I’ve been almost too amazed to react to the recent bout of conservative hilarity over the president’s use of teleprompters to deliver prepared text. ‘Prompters are no different than a typed speech text in a folder on a podium, and anyone who thinks most politicians haven’t used those for well over a century probably doesn’t know that politicians don’t generally write their own speeches, either. Forget about the stunning difference between George W. Bush with and without a teleprompter; consider the Great Communicator, Ronald Reagan, who wasn’t so great without a teleprompter or a printed text.
But in any event, conservative and sometimes presidential speechwriter Mike Gerson has performed the rare feat of coming to the defense of both Barack Obama and the teleprompter in a Washington Post column today. Gerson not only documents the heavy prior use of teleprompters by other political leaders; he also argues that it’s a device that helps produce better presidential leadership and clearer executive thinking:
The speechwriting process that puts glowing words on the teleprompter screen serves a number of purposes. Struggling over the precise formulations of a text clarifies a president’s own thinking. It allows others on his staff to have input — to make their case as a speech is edited. The final wording of a teleprompter speech often brings internal policy debates to a conclusion. And good teamwork between a president and his speechwriters can produce memorable rhetoric — the kind of words that both summarize a historical moment and transform it.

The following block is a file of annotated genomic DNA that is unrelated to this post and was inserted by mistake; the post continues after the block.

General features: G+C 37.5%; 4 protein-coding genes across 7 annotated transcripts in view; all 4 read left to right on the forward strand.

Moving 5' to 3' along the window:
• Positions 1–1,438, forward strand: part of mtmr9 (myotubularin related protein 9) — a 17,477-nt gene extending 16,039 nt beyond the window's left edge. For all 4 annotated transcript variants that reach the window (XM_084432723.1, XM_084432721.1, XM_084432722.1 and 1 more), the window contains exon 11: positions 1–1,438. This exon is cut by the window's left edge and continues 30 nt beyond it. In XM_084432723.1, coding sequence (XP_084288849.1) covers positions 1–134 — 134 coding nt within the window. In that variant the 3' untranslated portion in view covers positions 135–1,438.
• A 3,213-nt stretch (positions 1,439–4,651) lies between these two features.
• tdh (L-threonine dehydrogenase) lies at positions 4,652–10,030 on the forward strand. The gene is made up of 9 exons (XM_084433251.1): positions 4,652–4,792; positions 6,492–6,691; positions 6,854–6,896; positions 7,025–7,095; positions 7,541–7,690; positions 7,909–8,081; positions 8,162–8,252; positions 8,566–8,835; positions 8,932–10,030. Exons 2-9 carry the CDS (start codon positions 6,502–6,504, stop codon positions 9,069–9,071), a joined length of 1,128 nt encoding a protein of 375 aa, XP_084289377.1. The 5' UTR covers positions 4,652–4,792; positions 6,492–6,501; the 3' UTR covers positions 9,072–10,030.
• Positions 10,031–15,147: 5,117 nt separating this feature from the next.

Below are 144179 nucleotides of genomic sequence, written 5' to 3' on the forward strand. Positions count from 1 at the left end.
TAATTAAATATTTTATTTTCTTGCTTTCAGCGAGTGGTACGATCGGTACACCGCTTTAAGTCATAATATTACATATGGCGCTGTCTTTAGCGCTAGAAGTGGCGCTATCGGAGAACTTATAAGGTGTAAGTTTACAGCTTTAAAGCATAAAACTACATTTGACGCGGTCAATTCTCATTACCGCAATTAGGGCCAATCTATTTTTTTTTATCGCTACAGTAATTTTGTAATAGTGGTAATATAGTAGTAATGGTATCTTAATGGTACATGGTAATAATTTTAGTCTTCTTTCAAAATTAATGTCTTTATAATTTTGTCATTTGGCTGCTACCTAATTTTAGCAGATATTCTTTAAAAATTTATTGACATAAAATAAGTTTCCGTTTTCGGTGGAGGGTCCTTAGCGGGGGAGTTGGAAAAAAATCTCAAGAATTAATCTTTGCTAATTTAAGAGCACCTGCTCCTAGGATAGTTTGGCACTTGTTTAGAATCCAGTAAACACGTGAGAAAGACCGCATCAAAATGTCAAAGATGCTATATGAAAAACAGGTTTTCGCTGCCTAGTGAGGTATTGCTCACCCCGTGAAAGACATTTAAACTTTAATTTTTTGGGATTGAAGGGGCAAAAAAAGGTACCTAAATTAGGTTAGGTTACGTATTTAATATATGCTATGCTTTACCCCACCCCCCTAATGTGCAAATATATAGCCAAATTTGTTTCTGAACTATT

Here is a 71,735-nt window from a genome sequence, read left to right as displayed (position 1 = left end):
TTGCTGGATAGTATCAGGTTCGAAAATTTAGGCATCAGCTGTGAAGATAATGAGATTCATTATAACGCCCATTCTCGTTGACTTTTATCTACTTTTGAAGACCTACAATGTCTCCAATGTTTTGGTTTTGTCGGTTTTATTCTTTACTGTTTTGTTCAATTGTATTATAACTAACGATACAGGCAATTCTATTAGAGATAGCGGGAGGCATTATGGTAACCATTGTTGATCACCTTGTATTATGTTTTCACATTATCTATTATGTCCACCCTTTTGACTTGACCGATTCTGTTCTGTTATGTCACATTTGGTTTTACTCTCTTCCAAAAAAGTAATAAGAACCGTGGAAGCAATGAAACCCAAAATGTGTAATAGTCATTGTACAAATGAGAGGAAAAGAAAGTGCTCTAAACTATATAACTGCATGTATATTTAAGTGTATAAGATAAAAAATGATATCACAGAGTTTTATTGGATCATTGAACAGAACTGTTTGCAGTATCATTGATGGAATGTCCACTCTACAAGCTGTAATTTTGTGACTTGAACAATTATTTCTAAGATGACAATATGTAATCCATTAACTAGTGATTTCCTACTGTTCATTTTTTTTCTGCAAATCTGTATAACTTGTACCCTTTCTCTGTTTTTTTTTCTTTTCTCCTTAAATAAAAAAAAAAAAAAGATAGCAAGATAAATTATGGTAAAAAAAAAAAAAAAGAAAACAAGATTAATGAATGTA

My own take is a bit more prosaic. Having watched countless politicians practice speeches on teleprompters at Democratic conventions for a long time, it’s clear to me that the primary utility of the ‘prompters isn’t so much to present text, but to control pacing and intonation. I’ve watched speakers who have memorized their texts absolutely cold still rely heavily on the ‘prompter scroll to remind themselves where to take breaths, what to emphasize, and how to clearly enunciate potentially confusing words and passages. It’s certainly not a “crutch” to deceive anyone or to disguise a lack of intelligence; as Gerson suggests, it’s a tool that a fine intelligence puts to good use.
I doubt Gerson’s column alone will quell conservative mockery of Barack Obama’s teleprompter use. But this really is an exceptionally ignorant criticism, especially coming from those who say they want to “reveal” the president’s ignorance.